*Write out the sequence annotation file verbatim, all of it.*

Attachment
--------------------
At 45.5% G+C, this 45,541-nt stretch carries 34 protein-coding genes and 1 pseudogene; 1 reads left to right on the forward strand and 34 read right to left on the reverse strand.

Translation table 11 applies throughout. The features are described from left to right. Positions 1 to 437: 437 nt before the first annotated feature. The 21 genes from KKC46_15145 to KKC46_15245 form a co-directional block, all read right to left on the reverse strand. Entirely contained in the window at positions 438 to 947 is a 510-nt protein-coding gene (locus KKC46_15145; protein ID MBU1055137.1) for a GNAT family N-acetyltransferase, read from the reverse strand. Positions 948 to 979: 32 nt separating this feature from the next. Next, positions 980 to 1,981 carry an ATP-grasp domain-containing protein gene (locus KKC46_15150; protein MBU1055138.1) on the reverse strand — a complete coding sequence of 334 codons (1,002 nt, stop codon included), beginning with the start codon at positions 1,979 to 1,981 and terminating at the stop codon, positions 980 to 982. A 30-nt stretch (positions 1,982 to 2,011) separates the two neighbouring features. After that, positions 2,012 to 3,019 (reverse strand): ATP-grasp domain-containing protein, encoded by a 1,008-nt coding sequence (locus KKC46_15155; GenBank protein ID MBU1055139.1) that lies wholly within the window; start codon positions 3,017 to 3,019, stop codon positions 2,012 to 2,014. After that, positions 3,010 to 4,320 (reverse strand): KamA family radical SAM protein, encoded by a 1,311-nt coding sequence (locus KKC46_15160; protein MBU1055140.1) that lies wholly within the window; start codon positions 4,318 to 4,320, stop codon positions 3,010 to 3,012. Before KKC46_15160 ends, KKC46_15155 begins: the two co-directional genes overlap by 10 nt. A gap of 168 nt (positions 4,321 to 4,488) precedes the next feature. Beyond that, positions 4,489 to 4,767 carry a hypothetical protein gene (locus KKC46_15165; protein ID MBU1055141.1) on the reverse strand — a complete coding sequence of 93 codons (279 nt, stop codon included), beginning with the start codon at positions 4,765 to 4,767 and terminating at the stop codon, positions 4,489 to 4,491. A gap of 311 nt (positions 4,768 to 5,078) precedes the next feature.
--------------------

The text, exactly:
At 45.5% G+C, this 45,541-nt stretch carries 34 protein-coding genes and 1 pseudogene; 1 reads left to right on the forward strand and 34 read right to left on the reverse strand.

Translation table 11 applies throughout. The features are described from left to right. Positions 1 to 437: 437 nt before the first annotated feature. The 21 genes from KKC46_15145 to KKC46_15245 form a co-directional block, all read right to left on the reverse strand. Entirely contained in the window at positions 438 to 947 is a 510-nt protein-coding gene (locus KKC46_15145; protein ID MBU1055137.1) for a GNAT family N-acetyltransferase, read from the reverse strand. Positions 948 to 979: 32 nt separating this feature from the next. Next, positions 980 to 1,981 carry an ATP-grasp domain-containing protein gene (locus KKC46_15150; protein MBU1055138.1) on the reverse strand — a complete coding sequence of 334 codons (1,002 nt, stop codon included), beginning with the start codon at positions 1,979 to 1,981 and terminating at the stop codon, positions 980 to 982. A 30-nt stretch (positions 1,982 to 2,011) separates the two neighbouring features. After that, positions 2,012 to 3,019 (reverse strand): ATP-grasp domain-containing protein, encoded by a 1,008-nt coding sequence (locus KKC46_15155; GenBank protein ID MBU1055139.1) that lies wholly within the window; start codon positions 3,017 to 3,019, stop codon positions 2,012 to 2,014. After that, positions 3,010 to 4,320 (reverse strand): KamA family radical SAM protein, encoded by a 1,311-nt coding sequence (locus KKC46_15160; protein MBU1055140.1) that lies wholly within the window; start codon positions 4,318 to 4,320, stop codon positions 3,010 to 3,012. Before KKC46_15160 ends, KKC46_15155 begins: the two co-directional genes overlap by 10 nt. A gap of 168 nt (positions 4,321 to 4,488) precedes the next feature. Beyond that, positions 4,489 to 4,767 carry a hypothetical protein gene (locus KKC46_15165; protein ID MBU1055141.1) on the reverse strand — a complete coding sequence of 93 codons (279 nt, stop codon included), beginning with the start codon at positions 4,765 to 4,767 and terminating at the stop codon, positions 4,489 to 4,491. A gap of 311 nt (positions 4,768 to 5,078) precedes the next feature.